This hand comes from the first round match between some of Europe's best, Helness and Helgemo for Monaco, against long standing American champions Meckstroth and Rodwell for the USA. The Americans are well known for not needing 24 points to make 3N and this hand shows that the style they adopted in their youth still applies and delivers when they are old enough to play in the seniors!
The 1♦ opener is Precision style, denying 16+ (when they open 1♣) and encompassing a weak NT. After the other three had bid, South was looking at possibly the best hand at the table and started with a redouble. Given partner had overcalled vulnerable, when the opponents bid game he felt sure they were too high and doubled the game.
Let's look at those bids. The 1♦ opener is on a hand of just average strength and just one ace and no kings; we would never consider such a bid, although the lead-directing value might justify the risk in first seat when non-vulnerable against vulnerable. The 1♠ overcall again we would hardly consider; non-vul we might think of 2♠ but not at red. Good players are quite circumspect about jump overcalls when vulnerable, and will often make a 1-level overcall on such a hand, and that's what Helness was doing here. The rest of the auction seems inevitable after that start, with opener's 1N bid an attempt to dampen partner's enthusiasm. Is this the same game we play?
But now to the play. Will the contact make?
The double of 3N is usually more than just an expression of strength; it often suggests that cards are lying well for the defence. Here when East has suggested hearts but West has shown no interest there, it looks like South holds the hearts and that led to the♥T being led. Declarer made his first good move by covering that with the king. This gave declarer two tricks in hearts when South won the ace. He switched to the ♠T and again declarer had to find the right play, and he did - he ducked in both hands. South switched back to hearts and with the diamonds coming in for five tricks Rodwell had his contract, 3N doubled making on 22 HCP!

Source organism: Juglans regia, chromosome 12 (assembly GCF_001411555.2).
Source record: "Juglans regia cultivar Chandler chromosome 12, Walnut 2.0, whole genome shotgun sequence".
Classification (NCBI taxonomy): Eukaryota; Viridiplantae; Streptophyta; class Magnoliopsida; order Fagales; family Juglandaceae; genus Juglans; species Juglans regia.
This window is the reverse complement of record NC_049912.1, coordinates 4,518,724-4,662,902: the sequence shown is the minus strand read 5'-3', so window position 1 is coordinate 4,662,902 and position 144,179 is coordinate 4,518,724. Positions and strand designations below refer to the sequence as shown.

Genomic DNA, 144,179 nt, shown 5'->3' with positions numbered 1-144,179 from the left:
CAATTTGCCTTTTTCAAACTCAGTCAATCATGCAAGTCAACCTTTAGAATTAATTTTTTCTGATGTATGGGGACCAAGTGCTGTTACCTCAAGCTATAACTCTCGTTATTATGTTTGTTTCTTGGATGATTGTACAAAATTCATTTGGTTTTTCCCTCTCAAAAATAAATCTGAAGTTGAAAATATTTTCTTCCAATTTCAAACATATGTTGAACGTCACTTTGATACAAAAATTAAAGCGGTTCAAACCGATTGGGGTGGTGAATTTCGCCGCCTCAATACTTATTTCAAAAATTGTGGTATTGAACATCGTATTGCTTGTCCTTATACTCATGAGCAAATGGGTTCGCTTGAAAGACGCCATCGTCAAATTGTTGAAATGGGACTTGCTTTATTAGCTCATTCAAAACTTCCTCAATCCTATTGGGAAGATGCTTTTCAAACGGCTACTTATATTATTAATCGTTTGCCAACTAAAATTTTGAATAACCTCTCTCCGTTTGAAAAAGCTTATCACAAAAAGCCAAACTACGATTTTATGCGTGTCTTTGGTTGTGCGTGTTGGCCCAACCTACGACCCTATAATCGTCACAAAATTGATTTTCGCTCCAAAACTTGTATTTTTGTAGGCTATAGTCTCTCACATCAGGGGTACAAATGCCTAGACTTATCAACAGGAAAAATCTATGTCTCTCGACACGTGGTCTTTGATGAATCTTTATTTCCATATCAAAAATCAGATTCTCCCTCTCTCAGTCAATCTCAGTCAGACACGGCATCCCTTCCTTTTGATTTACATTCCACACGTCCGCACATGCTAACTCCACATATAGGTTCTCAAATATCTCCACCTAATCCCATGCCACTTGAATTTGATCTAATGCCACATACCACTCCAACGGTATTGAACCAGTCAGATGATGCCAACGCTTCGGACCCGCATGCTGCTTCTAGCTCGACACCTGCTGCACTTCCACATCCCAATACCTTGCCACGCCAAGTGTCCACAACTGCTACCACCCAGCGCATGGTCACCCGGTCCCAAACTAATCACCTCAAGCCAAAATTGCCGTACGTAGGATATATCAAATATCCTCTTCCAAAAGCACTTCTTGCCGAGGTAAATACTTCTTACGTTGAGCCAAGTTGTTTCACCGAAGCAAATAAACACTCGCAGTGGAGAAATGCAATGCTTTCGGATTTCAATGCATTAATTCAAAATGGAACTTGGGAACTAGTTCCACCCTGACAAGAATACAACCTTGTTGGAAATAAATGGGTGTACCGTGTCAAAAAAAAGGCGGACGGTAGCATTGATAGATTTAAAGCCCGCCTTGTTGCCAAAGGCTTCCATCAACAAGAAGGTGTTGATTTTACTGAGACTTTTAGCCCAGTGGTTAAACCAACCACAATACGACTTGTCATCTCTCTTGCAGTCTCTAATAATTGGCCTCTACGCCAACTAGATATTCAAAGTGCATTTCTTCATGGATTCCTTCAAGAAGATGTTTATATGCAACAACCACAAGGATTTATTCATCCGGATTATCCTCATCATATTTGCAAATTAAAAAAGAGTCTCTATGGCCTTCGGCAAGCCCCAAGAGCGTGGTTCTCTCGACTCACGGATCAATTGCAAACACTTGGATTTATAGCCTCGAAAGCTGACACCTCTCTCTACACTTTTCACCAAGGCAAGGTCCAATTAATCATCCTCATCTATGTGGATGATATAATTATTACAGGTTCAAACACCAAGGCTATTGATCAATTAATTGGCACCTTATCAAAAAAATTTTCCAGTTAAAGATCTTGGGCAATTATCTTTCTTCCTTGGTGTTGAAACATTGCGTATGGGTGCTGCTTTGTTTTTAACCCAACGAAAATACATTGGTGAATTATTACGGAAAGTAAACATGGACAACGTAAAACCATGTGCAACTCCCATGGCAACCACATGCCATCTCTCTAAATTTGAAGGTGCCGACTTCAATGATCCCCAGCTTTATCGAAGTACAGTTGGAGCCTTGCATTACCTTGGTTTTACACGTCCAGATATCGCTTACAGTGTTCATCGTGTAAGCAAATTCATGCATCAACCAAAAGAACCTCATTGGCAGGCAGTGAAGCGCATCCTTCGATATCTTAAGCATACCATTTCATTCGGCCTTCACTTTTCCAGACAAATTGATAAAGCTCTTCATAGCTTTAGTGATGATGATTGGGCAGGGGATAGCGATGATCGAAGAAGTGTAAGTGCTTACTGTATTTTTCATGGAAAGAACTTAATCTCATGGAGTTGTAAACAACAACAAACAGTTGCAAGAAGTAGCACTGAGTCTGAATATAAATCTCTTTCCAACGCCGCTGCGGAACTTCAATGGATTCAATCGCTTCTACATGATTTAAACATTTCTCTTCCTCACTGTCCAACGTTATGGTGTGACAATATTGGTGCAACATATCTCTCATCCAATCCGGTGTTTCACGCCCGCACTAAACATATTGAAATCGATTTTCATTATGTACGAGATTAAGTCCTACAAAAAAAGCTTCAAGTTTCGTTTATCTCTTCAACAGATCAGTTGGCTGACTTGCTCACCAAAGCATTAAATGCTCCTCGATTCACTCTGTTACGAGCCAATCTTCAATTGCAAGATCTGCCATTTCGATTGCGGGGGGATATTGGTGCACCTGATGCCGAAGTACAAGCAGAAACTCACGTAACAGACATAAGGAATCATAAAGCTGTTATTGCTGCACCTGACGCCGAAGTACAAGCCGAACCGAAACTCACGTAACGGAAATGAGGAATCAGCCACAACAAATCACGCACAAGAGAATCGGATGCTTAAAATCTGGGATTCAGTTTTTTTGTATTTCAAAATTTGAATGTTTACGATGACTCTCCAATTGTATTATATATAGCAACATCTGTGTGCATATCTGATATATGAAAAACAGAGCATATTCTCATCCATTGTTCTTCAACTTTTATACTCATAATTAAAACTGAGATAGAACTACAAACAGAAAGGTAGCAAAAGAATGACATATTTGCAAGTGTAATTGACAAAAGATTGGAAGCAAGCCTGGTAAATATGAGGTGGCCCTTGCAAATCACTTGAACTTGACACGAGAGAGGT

Was it right to double? Actually it was, as the contract can still be beaten after the spade ten wins. How? Only by switching to a small club; this works because North can play the ♣J on winning the spade ace. Would you have found it?
This hand looks straightforward from a North-South perspective and you easily reach 4♥. The shock comes when you first play trumps and find they break 5-0. Can you recover?
All those defending against 4♥ found a club lead, either the queen or the ♣4 when the game was played by South. With prospects of only two spades to lose and the diamond ace, it is natural to start with drawing trumps, but curiously which top trump you play first matters. It all comes down to the need for entries to the North hand when trumps break badly. Winning the club ace on the lead of the queen at trick one offers you an extra club trick letting you cater for the diamond ace being offside. But this option gets lost if you play out the ♥2 at trick two. You need to play a top trump from North so that you can continue (with either minor) when you find the bad news. It is hard to foresee that this matters; it looks more like you'd want the North hand entries later for after trumps are drawn, which inclines one towards using the top trumps in South first. It is therefore had to criticise those who chose wrongly.
You might succeed by not playing trumps at trick two. This is reasonable as setting up the side tricks is set to become a problem if trumps break 4-1. If you start with a diamond or spade at trick two the defence have to work hard to beat you. At that point, and indeed at trick one, there is only one defence which can beat the game by force. This defence aims to stop North-South cashing four minor winners. Can you see it?